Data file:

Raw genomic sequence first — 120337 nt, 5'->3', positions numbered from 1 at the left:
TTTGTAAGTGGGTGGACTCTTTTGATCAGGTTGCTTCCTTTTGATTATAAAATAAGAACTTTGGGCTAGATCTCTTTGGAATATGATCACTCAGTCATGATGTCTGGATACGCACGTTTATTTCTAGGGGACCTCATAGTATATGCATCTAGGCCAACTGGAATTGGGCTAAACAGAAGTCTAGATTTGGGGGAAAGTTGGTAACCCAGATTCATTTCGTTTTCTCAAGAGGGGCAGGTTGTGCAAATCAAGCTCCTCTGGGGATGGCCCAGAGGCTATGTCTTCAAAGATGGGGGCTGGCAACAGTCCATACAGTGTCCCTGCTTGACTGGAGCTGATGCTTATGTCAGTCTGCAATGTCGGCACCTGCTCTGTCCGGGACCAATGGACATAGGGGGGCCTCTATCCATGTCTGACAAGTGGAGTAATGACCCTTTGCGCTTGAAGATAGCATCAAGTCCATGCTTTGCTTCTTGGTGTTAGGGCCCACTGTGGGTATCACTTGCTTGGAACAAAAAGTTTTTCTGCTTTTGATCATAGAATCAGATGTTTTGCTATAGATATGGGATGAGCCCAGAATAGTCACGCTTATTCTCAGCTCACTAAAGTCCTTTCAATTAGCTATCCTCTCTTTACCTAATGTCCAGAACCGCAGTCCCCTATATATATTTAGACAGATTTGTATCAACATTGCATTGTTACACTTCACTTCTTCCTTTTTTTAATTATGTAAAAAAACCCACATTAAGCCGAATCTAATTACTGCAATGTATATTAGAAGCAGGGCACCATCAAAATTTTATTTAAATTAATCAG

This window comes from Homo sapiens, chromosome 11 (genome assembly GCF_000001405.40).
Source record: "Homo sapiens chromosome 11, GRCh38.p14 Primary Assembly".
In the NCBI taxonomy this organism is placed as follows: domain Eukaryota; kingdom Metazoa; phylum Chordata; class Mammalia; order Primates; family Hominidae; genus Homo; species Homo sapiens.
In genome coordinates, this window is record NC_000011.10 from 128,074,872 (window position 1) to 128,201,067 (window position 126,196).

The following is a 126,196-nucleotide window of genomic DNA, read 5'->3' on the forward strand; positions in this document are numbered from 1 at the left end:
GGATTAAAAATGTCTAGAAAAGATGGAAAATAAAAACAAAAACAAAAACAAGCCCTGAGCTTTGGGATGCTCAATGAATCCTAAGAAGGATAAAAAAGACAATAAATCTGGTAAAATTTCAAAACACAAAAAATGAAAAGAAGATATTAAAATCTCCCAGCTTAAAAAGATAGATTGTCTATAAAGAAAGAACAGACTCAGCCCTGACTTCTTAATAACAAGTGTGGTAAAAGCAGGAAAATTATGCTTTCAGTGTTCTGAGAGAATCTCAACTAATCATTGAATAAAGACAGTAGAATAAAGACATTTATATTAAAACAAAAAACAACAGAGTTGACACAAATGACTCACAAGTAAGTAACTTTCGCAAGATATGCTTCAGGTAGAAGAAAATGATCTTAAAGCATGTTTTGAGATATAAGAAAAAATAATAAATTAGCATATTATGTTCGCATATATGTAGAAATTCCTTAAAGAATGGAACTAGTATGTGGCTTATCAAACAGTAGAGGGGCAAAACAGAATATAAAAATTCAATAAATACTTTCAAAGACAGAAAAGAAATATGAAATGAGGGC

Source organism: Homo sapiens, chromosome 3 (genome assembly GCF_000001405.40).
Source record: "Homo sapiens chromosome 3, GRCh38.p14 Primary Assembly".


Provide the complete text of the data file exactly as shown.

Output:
Raw genomic sequence first — 120337 nt, 5'->3', positions numbered from 1 at the left:
TTTGTAAGTGGGTGGACTCTTTTGATCAGGTTGCTTCCTTTTGATTATAAAATAAGAACTTTGGGCTAGATCTCTTTGGAATATGATCACTCAGTCATGATGTCTGGATACGCACGTTTATTTCTAGGGGACCTCATAGTATATGCATCTAGGCCAACTGGAATTGGGCTAAACAGAAGTCTAGATTTGGGGGAAAGTTGGTAACCCAGATTCATTTCGTTTTCTCAAGAGGGGCAGGTTGTGCAAATCAAGCTCCTCTGGGGATGGCCCAGAGGCTATGTCTTCAAAGATGGGGGCTGGCAACAGTCCATACAGTGTCCCTGCTTGACTGGAGCTGATGCTTATGTCAGTCTGCAATGTCGGCACCTGCTCTGTCCGGGACCAATGGACATAGGGGGGCCTCTATCCATGTCTGACAAGTGGAGTAATGACCCTTTGCGCTTGAAGATAGCATCAAGTCCATGCTTTGCTTCTTGGTGTTAGGGCCCACTGTGGGTATCACTTGCTTGGAACAAAAAGTTTTTCTGCTTTTGATCATAGAATCAGATGTTTTGCTATAGATATGGGATGAGCCCAGAATAGTCACGCTTATTCTCAGCTCACTAAAGTCCTTTCAATTAGCTATCCTCTCTTTACCTAATGTCCAGAACCGCAGTCCCCTATATATATTTAGACAGATTTGTATCAACATTGCATTGTTACACTTCACTTCTTCCTTTTTTTAATTATGTAAAAAAACCCACATTAAGCCGAATCTAATTACTGCAATGTATATTAGAAGCAGGGCACCATCAAAATTTTATTTAAATTAATCAG

This window comes from Homo sapiens, chromosome 11 (genome assembly GCF_000001405.40).
Source record: "Homo sapiens chromosome 11, GRCh38.p14 Primary Assembly".
In the NCBI taxonomy this organism is placed as follows: domain Eukaryota; kingdom Metazoa; phylum Chordata; class Mammalia; order Primates; family Hominidae; genus Homo; species Homo sapiens.
In genome coordinates, this window is record NC_000011.10 from 128,074,872 (window position 1) to 128,201,067 (window position 126,196).

The following is a 126,196-nucleotide window of genomic DNA, read 5'->3' on the forward strand; positions in this document are numbered from 1 at the left end:
GGATTAAAAATGTCTAGAAAAGATGGAAAATAAAAACAAAAACAAAAACAAGCCCTGAGCTTTGGGATGCTCAATGAATCCTAAGAAGGATAAAAAAGACAATAAATCTGGTAAAATTTCAAAACACAAAAAATGAAAAGAAGATATTAAAATCTCCCAGCTTAAAAAGATAGATTGTCTATAAAGAAAGAACAGACTCAGCCCTGACTTCTTAATAACAAGTGTGGTAAAAGCAGGAAAATTATGCTTTCAGTGTTCTGAGAGAATCTCAACTAATCATTGAATAAAGACAGTAGAATAAAGACATTTATATTAAAACAAAAAACAACAGAGTTGACACAAATGACTCACAAGTAAGTAACTTTCGCAAGATATGCTTCAGGTAGAAGAAAATGATCTTAAAGCATGTTTTGAGATATAAGAAAAAATAATAAATTAGCATATTATGTTCGCATATATGTAGAAATTCCTTAAAGAATGGAACTAGTATGTGGCTTATCAAACAGTAGAGGGGCAAAACAGAATATAAAAATTCAATAAATACTTTCAAAGACAGAAAAGAAATATGAAATGAGGGC

Source organism: Homo sapiens, chromosome 3 (genome assembly GCF_000001405.40).
Source record: "Homo sapiens chromosome 3, GRCh38.p14 Primary Assembly".